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Observational Keynote 1: Geomagnetic Field Observations - Knowns and Other Things

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DY2W03 - Modeling, observing and understanding flows and magnetic fields in the Earth's core and in the Sun

This presentation will provide an overview of observations of the geomagnetic field, highlighting those that could be considered sufficiently reliable to inform what might be considered Earth-like numerical dynamo simulation.  Modern high-quality direct geomagnetic observations have contributed greatly to our knowledge of Earth’s field and short-term secular variation.  However, they only touch a tiny fraction (400 of about 4 billion years) of the full spectrum of field behavior, providing some illusion of stability, while the longer view is revealed by paleomagnetic studies.  With appropriate chronological constraints paleomagnetic data provide information about the field’s longevity, the rates of occurrence and some broad inferences concerning polarity reversals, excursions, rapid changes in field strength, and other less spectacular features collectively known as paleosecular variation. The past three decades have seen considerable effort devoted to developing both stochastic and deterministic descriptions of paleofield observations and some attempts to reconcile the two approaches will be described.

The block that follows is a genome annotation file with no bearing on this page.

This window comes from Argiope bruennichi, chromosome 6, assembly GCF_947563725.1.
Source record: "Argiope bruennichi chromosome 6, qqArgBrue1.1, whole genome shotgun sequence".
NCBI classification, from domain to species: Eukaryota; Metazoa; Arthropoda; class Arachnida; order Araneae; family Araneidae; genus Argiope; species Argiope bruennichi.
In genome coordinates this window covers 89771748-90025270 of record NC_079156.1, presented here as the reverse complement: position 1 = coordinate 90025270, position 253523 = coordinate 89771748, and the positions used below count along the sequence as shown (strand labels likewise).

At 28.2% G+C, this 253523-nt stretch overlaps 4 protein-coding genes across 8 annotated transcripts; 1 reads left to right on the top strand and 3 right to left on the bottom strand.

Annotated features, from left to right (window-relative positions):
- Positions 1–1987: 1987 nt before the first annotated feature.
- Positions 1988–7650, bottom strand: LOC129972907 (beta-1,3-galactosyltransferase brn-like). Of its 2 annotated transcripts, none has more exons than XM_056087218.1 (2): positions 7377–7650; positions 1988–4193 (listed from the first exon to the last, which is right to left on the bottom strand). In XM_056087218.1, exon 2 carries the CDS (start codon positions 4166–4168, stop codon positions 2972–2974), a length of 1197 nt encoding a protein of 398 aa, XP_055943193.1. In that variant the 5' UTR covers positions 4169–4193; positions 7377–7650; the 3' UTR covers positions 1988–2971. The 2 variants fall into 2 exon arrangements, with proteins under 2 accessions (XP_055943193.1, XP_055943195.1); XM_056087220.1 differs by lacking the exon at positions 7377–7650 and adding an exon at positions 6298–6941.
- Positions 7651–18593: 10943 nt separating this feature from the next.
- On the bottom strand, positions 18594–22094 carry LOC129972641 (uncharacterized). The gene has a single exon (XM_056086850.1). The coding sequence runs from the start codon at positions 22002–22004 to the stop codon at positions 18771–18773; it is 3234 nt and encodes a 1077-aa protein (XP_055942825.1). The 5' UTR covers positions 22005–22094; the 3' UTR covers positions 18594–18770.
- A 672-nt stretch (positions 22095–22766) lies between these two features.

This talk is part of the Isaac Newton Institute Seminar Series series.

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